I went on, “It seems like the harder I try to make you see what I see or feel what I feel, the more hardened you get. You know, it’s pretty discouraging for me as a writer to feel like my words have no power.” He chuckled. We talked some more.
After a few minutes, he said, “Look, you’re probably mostly right about things, but I need to be able to talk to you without feeling like I’m being bombarded by a hundred other voices from the internet. I need sanctuary from all that.”
“I see what you’re saying,” I replied, “I’m so sorry I’ve let that happen.”
And just like that, the dark cloud dissipated – not through forcefulness or polemics, not because we suddenly saw everything eye-to-eye, but through vulnerability, emotional presence, and mutual submission.
I had indeed allowed my social media feed to become an interloper and provocateur in our marriage. It makes me wonder about the extent to which the health and stability of all our face-to-face interactions, especially with people who are different from us, are being threatened by the endless electronic stream of quips, memes, rants, demands, news (both real and fake, trivial and earth-shattering), entertainment, propaganda, and sensationalism. If the best-selling book EAT THIS, NOT THAT! helps people make healthier food choices that benefit their bodies, we need a similar guide for healthier internet consumption that benefits our souls, psyches, and bridge-building work. A good start would be to choose the meaty over the bitty, the considered over the cutting, and reason over emotionalism.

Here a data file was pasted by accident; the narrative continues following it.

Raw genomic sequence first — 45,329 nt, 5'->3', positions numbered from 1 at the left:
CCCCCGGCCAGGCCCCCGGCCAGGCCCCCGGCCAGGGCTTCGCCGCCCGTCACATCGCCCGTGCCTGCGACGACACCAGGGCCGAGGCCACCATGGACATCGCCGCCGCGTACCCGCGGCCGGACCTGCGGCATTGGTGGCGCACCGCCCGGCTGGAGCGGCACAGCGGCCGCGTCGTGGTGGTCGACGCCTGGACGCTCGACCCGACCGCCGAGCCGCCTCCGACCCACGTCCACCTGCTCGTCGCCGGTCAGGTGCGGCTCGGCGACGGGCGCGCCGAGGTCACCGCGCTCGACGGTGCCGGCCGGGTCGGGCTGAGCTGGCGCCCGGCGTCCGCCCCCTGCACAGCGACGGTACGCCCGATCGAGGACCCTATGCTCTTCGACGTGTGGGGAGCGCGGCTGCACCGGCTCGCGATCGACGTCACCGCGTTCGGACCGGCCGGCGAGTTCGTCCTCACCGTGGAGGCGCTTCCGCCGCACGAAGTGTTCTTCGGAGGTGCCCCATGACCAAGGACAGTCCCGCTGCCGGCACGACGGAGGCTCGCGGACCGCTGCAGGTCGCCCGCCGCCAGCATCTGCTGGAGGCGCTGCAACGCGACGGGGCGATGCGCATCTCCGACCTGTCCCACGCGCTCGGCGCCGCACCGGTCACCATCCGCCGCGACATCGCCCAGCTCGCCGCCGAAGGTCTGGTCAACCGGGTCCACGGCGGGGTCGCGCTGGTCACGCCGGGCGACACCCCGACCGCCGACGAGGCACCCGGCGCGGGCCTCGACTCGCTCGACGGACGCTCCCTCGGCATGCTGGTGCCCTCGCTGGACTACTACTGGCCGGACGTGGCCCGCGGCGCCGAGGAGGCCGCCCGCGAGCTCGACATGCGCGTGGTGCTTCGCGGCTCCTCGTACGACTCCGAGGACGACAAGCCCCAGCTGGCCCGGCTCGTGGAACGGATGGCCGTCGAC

We have a choice. We can consume everything in our path that provokes outrage and mortal fear – there’s no shortage of content there – or we can submit to the “Come, Lord Jesus” spirit of Advent, which is not a fatalistic call to submit to evil or ignore injustice, but a call to embrace our finiteness. The former feeds feelings of alienation that, if I regularly nurtured, would ultimately kill my marriage; the latter helps me lean into even the difficult aspects of it. The former widens and reinforces the divisions among us; the latter creates space for Christ to enter and heal them. Richard Rohr wrote the following:
“When we demand satisfaction of one another, when we demand any completion to history on our terms, when we demand that our anxiety or dissatisfaction be taken away, saying as it were, ‘Why weren’t you this for me? Why didn’t life do that for me?’ we are refusing to say, ‘Come, Lord Jesus.’ We are refusing to hold out for the full picture that is always given by God.”
This Advent season, I’m taking time to consider the pregnant implications of “Come, Lord Jesus” in every endeavor. I hope you’ll join me.